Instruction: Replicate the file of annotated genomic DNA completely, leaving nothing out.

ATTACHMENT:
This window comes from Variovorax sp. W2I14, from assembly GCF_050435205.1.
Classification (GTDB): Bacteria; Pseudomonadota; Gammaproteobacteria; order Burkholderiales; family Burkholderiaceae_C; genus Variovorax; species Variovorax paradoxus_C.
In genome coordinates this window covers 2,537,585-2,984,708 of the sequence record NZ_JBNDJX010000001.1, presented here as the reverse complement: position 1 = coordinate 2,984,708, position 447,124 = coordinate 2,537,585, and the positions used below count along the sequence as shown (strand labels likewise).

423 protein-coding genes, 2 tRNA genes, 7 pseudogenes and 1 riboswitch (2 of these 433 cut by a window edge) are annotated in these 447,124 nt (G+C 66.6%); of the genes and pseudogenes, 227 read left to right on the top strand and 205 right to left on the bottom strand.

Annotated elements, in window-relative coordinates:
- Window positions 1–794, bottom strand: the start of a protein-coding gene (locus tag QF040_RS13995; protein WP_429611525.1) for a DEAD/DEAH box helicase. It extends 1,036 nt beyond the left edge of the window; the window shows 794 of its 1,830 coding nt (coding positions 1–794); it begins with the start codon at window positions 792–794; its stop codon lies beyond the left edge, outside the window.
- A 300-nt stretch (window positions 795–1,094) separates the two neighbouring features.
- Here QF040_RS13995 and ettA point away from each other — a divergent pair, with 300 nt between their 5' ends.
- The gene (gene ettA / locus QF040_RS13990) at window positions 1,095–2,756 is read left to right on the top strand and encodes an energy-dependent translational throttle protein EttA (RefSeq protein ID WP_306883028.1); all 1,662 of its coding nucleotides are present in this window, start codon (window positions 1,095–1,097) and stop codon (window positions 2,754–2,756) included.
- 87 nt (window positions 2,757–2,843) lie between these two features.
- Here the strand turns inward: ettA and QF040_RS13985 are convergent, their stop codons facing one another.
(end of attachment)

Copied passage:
This window comes from Variovorax sp. W2I14, from assembly GCF_050435205.1.
Classification (GTDB): Bacteria; Pseudomonadota; Gammaproteobacteria; order Burkholderiales; family Burkholderiaceae_C; genus Variovorax; species Variovorax paradoxus_C.
In genome coordinates this window covers 2,537,585-2,984,708 of the sequence record NZ_JBNDJX010000001.1, presented here as the reverse complement: position 1 = coordinate 2,984,708, position 447,124 = coordinate 2,537,585, and the positions used below count along the sequence as shown (strand labels likewise).

423 protein-coding genes, 2 tRNA genes, 7 pseudogenes and 1 riboswitch (2 of these 433 cut by a window edge) are annotated in these 447,124 nt (G+C 66.6%); of the genes and pseudogenes, 227 read left to right on the top strand and 205 right to left on the bottom strand.

Annotated elements, in window-relative coordinates:
- Window positions 1–794, bottom strand: the start of a protein-coding gene (locus tag QF040_RS13995; protein WP_429611525.1) for a DEAD/DEAH box helicase. It extends 1,036 nt beyond the left edge of the window; the window shows 794 of its 1,830 coding nt (coding positions 1–794); it begins with the start codon at window positions 792–794; its stop codon lies beyond the left edge, outside the window.
- A 300-nt stretch (window positions 795–1,094) separates the two neighbouring features.
- Here QF040_RS13995 and ettA point away from each other — a divergent pair, with 300 nt between their 5' ends.
- The gene (gene ettA / locus QF040_RS13990) at window positions 1,095–2,756 is read left to right on the top strand and encodes an energy-dependent translational throttle protein EttA (RefSeq protein ID WP_306883028.1); all 1,662 of its coding nucleotides are present in this window, start codon (window positions 1,095–1,097) and stop codon (window positions 2,754–2,756) included.
- 87 nt (window positions 2,757–2,843) lie between these two features.
- Here the strand turns inward: ettA and QF040_RS13985 are convergent, their stop codons facing one another.